There is a pervasive line of thinking in American politics today that says government regulation is an impediment to personal freedom. Adherents to the pure faith of libertarianism have long argued the point; social conservatives eager to appease their pro-business brethren have long co-opted the point. This notion is the central consequence of the idea that all government is separate from the people, and mandates that no form of government can ever reflect the ideals of a people.
Lacking in this conversation are any mentions of what personal freedom is, or who it applies to in our society. In 21st Century America, the conservative arguments on personal freedom center almost exclusively on the right to earn and retain wealth. This economic focus departs from the pure libertarian ideal that encompasses all personal liberties, but serves nevertheless as the foundation of the entire argument. The conflict not addressed, that personal liberties of diverse peoples necessarily conflict with one another, is the conflict that we resolve via a government.
Even the laws that are, on the surface, easily recognized as reasonable limitations to personal freedom are fraught with complication. The law against murder would seem unencumbered by moral ambiguity, but what of self-defense? What of murder done to a child molester? What of murder done in vengeance wholly endorsed by the majority of society? All government regulation, or law, is defined by these moral questions and complications. The actions of government are primarily reflections of these questions, whether the subject is the taking of life or the operating of a business. A good and proper question, answered in part by the confrontation of ideology, is “how much is too much?”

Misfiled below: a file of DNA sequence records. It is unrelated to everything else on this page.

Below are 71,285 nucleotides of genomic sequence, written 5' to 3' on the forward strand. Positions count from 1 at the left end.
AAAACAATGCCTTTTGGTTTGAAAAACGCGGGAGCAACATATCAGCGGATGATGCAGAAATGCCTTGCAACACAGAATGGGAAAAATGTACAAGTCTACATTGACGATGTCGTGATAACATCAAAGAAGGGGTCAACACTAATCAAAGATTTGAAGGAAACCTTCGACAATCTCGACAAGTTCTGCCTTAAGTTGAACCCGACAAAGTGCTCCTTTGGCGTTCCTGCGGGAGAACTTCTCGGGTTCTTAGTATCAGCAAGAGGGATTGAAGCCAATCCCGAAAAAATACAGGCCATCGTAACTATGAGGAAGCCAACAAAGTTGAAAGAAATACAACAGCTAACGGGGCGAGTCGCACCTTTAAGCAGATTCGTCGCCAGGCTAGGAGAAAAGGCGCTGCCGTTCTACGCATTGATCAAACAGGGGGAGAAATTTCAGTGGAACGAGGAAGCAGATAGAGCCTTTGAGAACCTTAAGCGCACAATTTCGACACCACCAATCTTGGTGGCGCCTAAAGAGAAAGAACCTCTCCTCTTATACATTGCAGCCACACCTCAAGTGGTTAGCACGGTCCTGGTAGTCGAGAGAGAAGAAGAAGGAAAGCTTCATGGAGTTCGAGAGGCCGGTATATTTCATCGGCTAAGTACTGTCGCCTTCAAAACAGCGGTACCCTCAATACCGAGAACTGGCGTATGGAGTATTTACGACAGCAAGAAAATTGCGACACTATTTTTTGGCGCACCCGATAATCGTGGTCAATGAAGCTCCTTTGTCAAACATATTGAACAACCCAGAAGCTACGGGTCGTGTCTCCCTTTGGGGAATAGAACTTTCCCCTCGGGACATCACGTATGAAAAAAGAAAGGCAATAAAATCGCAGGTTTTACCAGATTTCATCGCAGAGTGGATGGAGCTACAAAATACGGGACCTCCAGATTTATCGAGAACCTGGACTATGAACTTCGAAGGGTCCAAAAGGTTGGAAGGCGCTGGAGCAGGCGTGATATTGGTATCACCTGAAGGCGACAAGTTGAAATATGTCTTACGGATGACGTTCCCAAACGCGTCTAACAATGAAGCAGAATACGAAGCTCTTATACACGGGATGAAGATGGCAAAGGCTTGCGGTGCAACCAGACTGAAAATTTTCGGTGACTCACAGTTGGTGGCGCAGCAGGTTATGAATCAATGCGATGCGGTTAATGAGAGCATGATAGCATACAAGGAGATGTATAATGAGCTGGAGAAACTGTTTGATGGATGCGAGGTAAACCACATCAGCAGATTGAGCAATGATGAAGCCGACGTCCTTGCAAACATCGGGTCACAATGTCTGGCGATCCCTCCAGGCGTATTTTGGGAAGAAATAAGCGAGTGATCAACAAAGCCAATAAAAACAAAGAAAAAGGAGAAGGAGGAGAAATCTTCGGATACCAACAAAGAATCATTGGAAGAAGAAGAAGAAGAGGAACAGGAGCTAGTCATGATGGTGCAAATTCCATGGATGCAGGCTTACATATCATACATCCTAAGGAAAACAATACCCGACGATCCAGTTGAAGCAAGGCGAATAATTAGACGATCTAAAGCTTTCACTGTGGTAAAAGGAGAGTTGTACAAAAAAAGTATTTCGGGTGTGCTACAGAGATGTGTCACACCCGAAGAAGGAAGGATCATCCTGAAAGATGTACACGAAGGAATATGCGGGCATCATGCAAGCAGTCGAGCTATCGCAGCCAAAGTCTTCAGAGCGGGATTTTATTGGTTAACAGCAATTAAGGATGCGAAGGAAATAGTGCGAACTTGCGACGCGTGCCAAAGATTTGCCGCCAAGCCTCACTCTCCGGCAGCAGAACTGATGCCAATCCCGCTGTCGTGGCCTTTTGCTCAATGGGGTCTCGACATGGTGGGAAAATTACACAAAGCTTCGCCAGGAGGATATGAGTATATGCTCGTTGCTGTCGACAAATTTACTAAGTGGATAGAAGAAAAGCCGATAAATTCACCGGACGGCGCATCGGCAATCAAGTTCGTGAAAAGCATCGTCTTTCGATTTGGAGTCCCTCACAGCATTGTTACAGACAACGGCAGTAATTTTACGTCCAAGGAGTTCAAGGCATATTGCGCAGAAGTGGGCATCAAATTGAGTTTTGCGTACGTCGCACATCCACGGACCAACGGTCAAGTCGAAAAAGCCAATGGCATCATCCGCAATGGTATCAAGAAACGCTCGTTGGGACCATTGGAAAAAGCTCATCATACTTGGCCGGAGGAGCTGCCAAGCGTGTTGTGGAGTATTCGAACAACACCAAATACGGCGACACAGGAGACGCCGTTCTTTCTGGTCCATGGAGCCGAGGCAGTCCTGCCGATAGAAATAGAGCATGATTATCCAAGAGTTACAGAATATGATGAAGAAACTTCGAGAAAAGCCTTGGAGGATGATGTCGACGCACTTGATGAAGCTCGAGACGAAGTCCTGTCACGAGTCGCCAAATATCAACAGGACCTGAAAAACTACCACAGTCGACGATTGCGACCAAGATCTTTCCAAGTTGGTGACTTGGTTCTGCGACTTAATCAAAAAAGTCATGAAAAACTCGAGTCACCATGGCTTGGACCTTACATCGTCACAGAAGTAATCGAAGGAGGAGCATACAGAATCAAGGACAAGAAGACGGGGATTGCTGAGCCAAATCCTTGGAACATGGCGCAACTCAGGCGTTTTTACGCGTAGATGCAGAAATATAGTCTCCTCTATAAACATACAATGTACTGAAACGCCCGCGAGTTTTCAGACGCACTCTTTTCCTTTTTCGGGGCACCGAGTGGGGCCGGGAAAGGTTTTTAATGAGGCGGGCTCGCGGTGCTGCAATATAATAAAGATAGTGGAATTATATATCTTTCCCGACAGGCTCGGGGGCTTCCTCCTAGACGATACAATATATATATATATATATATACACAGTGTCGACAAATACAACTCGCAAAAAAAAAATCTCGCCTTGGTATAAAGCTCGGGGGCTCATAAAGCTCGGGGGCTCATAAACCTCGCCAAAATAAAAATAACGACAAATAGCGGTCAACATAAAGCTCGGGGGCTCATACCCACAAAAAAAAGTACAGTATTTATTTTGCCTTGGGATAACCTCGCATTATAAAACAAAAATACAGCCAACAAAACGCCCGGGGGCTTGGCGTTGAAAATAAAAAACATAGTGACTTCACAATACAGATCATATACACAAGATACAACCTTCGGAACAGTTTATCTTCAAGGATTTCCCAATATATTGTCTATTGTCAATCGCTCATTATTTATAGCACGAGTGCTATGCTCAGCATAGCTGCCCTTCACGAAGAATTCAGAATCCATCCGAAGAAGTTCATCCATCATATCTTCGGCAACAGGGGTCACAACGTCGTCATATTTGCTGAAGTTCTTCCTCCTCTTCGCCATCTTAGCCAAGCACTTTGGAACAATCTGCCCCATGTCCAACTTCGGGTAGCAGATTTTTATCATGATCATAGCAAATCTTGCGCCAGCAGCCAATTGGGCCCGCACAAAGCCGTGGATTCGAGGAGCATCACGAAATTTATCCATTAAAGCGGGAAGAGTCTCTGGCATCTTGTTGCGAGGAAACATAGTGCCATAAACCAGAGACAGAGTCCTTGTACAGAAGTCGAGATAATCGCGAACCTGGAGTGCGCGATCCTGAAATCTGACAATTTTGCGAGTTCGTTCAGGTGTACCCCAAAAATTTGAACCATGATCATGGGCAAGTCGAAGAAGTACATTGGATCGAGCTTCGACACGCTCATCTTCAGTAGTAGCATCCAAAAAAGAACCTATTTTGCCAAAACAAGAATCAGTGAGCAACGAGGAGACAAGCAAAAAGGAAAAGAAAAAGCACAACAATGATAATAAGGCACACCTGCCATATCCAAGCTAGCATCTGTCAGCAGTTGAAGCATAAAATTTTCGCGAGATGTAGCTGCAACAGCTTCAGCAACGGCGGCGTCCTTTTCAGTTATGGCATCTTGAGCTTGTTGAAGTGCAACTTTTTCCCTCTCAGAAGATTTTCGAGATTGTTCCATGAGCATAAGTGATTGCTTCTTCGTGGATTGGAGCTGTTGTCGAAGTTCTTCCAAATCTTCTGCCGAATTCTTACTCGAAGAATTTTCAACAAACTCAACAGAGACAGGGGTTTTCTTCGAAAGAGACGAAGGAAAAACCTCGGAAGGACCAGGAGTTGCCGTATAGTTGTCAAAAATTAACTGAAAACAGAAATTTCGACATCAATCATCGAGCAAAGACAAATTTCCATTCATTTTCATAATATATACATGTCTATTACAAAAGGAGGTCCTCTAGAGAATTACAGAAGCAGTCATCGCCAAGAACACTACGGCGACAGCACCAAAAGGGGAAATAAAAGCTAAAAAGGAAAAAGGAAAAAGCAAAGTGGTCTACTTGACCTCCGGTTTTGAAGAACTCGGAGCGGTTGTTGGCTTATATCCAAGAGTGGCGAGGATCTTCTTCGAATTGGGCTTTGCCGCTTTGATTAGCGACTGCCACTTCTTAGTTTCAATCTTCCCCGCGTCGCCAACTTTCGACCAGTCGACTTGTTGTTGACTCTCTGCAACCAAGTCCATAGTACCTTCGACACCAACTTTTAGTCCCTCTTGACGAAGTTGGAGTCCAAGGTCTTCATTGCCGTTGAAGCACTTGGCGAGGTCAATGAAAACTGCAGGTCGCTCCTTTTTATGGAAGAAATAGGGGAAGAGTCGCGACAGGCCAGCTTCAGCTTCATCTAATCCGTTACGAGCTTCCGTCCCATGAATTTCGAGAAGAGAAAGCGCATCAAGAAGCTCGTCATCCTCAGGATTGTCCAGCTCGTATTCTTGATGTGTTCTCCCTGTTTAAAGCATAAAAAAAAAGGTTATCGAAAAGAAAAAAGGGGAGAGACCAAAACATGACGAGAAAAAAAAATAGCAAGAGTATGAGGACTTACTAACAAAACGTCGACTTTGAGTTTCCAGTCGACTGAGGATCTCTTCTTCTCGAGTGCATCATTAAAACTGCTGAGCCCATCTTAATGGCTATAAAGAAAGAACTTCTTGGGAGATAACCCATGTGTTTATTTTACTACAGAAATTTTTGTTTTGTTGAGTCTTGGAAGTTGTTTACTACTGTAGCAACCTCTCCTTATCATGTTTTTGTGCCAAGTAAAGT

We could pursue this line of argument into the sticky political dilemmas of capital punishment, abortion, war, or sexual molestation; this essay will, however, stay with the more mundane subject of business. What impediment to liberty is formed by the regulation of government and how widespread is the resulting loss of liberty? In confronting this subject with valued libertarian friends who visit The Rational Middle, I am struck by the idea that the liberties of individuals who own or attempt the ownership of business, are more important than the liberties of those who only seek roles as worker/consumers.
I won’t presume any further explanations of the libertarian point of view on this issue; instead, I will offer a selection of vignettes that will illustrate the liberal argument in favor of regulation. Please note that the government of the United States and the governments of its components are representative democracies; they act for and at the direction of the people. To the extent that they fail in this regard, it is the result of a lack of participation and corruptions that are human in nature (i.e. they will exist in any form of government). In other words, it isn’t the model that is failing, but the execution.